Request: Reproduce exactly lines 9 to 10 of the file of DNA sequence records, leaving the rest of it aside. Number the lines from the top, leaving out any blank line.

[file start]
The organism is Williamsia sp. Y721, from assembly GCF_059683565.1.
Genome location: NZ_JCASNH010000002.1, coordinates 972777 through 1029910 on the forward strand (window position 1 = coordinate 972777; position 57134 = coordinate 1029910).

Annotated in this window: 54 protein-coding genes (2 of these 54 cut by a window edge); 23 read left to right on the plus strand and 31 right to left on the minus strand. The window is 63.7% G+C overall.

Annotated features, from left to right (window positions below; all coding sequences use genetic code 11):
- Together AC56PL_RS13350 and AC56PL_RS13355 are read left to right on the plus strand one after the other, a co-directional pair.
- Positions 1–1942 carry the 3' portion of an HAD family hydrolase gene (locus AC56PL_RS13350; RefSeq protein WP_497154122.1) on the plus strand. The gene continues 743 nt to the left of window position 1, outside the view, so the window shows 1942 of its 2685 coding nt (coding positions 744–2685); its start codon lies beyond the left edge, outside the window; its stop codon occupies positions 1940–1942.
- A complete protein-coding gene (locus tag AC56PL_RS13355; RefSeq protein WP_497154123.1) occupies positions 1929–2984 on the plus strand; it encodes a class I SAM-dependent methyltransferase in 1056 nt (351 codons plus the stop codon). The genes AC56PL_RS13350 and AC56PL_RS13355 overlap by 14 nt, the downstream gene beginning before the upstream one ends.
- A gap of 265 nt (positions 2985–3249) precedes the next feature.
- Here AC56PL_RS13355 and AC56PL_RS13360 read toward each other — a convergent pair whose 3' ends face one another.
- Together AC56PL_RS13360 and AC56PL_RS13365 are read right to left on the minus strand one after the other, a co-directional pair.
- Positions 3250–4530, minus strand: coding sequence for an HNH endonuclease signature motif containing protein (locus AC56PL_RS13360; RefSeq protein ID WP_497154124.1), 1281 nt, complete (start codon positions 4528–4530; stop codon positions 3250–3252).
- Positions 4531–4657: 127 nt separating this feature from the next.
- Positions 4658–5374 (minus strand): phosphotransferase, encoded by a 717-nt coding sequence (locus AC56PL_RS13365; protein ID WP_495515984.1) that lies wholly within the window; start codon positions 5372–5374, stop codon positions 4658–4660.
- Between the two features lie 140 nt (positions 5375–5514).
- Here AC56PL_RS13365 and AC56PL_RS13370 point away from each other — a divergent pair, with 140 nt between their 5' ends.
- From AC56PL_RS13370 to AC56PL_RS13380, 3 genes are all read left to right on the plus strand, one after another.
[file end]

- Here AC56PL_RS13355 and AC56PL_RS13360 read toward each other — a convergent pair whose 3' ends face one another.
- Together AC56PL_RS13360 and AC56PL_RS13365 are read right to left on the minus strand one after the other, a co-directional pair.